Tuesday, December 6, 2016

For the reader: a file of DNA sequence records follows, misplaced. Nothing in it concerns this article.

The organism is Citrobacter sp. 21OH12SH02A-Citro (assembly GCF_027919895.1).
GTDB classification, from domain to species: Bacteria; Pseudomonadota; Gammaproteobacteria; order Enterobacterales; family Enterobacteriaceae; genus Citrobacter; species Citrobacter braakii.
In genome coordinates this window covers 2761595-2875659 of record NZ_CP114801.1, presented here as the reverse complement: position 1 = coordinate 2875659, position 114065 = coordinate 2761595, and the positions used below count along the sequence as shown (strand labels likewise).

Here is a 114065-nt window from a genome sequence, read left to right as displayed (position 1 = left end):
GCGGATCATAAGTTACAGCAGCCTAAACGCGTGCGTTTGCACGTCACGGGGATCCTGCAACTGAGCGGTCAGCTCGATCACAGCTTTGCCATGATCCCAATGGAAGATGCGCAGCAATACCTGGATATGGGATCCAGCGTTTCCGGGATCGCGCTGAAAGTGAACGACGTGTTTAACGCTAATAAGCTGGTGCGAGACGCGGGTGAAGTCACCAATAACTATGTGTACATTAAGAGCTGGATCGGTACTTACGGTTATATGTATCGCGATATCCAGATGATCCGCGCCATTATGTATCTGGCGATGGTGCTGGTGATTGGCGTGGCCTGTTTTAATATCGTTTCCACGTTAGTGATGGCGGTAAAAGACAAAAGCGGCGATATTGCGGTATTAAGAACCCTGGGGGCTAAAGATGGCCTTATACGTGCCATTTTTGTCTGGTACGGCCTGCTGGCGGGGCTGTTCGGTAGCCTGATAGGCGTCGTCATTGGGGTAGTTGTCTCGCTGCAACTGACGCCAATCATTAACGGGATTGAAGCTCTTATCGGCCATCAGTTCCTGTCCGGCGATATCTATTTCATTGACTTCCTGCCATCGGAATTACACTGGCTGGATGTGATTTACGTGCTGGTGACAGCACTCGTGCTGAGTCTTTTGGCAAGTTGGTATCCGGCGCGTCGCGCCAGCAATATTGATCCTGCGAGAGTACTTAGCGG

From tonight, the Vienna Opera will be streaming in ultra-high definition. press release: New dimension of WIENER STAATSOPER live at home: La traviata in new HDR image mode for first time on 29 November Today, Tuesday, 29 November 2016, the WIENER STAATSOPER’s live at home programme will be broadcasting Giuseppe Verdi’s La traviata for the first time ever as a live stream in UHD quality using the new HDR image mode, making it possible to achieve an unprecedented picture quality. The opera features a star-studded cast, with Marina Rebeka in the title role, Charles Castronovo as Alfredo, Dmitri Hvorostovsky as Giorgio Germont, all under the musical direction of maestra Speranza Scappucci. HDR stands for “high dynamic range” and represents the latest revolution in television, making for even brighter, high-contrast images with greater depth of colour and a sharper picture. The new technology enhances areas of the image that were previously either too dark or too light. “This new technology opens up a new dimension for us. Particularly in opera, we are very often faced with dark backgrounds and brightly illuminated singers and stage scenery in the foreground. The human eye has no problem with this, and can see as much of the detail in both bright and dark areas. HDR now makes it possible to broadcast operas and ballets with the original lighting envisaged by the stage director without compromising the TV pictures or using additional TV lighting disturbing to the audience. Thus HDR delivers a whole new, fantastic quality at several levels! And we are delighted that we have once again been able to introduce a cutting-edge innovation in co-operation with Samsung,” explains Dominique Meyer, Director of Vienna State Opera. Samsung, technical partner to the Wiener Staatsoper, has integrated this new image standard in its complete current SUHD TV and UHD TV range. An HDR-enabled Samsung TV set is required in order to be able to receive La traviata in HDR. “We have established yet another milestone in the development of streaming technology with the new UHD live stream in HDR mode. Samsung not only offers terminal equipment for this new standard, but also high-quality content in collaboration with the Wiener Staatsoper. The opera experience is transmitted to TV screens around the world not only with high-fidelity sound, but also in optimal visual quality,” says Sunghan Kim, Managing Director of Samsung Electronics Austria.